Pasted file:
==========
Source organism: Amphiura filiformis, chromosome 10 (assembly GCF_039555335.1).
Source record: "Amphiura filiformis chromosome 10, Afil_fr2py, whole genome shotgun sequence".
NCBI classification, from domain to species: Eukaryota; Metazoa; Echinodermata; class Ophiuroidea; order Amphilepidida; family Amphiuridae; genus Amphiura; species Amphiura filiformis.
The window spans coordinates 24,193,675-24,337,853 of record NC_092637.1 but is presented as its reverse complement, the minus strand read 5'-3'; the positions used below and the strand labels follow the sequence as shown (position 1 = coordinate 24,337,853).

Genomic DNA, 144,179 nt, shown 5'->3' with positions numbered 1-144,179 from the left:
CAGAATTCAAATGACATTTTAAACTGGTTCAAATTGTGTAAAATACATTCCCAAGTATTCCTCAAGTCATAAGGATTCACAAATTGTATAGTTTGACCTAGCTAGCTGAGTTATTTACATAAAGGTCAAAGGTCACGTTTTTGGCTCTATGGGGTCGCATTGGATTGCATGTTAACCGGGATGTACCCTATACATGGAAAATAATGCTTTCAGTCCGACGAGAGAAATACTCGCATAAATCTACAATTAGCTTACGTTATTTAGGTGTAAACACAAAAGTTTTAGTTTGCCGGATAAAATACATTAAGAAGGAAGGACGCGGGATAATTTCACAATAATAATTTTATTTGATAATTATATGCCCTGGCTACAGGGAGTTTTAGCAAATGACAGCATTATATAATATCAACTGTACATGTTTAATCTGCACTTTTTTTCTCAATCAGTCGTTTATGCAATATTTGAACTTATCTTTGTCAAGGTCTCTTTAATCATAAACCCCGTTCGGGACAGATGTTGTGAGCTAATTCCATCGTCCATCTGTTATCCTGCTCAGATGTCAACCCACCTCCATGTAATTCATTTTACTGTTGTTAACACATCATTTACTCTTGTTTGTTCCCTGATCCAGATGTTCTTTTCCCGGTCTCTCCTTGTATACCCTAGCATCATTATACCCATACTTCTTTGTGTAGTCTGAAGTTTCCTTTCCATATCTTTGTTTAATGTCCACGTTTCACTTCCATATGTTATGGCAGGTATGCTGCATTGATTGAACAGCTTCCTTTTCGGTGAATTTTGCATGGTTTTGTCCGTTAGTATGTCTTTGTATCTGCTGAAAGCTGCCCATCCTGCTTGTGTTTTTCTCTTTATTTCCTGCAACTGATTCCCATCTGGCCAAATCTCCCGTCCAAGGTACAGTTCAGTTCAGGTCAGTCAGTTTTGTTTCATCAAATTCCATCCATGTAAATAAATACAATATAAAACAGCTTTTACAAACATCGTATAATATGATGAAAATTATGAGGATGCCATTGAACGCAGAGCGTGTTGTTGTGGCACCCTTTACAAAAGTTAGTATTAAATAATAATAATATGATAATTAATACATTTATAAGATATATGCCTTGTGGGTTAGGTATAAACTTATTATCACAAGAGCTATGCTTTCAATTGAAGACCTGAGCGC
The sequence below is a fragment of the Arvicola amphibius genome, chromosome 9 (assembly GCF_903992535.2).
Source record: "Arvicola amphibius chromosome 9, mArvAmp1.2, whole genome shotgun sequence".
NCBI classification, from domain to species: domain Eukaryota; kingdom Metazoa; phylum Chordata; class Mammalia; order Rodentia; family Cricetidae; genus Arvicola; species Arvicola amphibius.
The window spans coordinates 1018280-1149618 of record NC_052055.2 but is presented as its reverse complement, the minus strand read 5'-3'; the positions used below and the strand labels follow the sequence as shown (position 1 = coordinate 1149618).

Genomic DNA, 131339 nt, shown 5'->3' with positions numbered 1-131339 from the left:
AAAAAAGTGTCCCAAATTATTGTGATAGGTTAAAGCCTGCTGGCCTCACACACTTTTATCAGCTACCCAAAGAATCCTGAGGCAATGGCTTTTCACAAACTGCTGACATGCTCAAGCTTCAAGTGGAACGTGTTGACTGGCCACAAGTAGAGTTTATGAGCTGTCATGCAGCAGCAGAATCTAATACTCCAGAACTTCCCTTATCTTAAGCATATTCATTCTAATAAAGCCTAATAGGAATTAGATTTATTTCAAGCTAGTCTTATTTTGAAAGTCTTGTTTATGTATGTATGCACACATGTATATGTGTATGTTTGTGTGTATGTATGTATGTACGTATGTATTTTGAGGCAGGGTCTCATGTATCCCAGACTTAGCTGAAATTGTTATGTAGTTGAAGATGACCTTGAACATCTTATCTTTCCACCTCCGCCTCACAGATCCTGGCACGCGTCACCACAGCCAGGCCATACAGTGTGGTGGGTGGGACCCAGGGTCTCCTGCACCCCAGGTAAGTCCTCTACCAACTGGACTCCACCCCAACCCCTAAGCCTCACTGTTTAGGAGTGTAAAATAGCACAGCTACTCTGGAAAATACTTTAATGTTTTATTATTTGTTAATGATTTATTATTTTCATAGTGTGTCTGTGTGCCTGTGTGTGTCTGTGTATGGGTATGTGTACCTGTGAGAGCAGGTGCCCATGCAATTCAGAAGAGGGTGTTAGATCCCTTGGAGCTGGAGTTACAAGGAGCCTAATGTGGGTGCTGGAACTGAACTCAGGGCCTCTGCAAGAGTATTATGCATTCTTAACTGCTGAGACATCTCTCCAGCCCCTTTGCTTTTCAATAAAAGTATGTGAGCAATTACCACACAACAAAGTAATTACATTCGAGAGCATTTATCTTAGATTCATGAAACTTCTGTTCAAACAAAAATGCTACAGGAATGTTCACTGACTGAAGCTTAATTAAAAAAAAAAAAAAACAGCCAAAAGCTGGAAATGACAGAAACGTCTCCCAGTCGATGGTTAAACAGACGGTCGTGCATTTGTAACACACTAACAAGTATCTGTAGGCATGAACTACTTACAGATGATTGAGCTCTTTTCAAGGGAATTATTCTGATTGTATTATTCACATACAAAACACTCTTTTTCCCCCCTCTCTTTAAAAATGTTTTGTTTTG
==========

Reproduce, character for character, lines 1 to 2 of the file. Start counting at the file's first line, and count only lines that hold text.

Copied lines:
Source organism: Amphiura filiformis, chromosome 10 (assembly GCF_039555335.1).
Source record: "Amphiura filiformis chromosome 10, Afil_fr2py, whole genome shotgun sequence".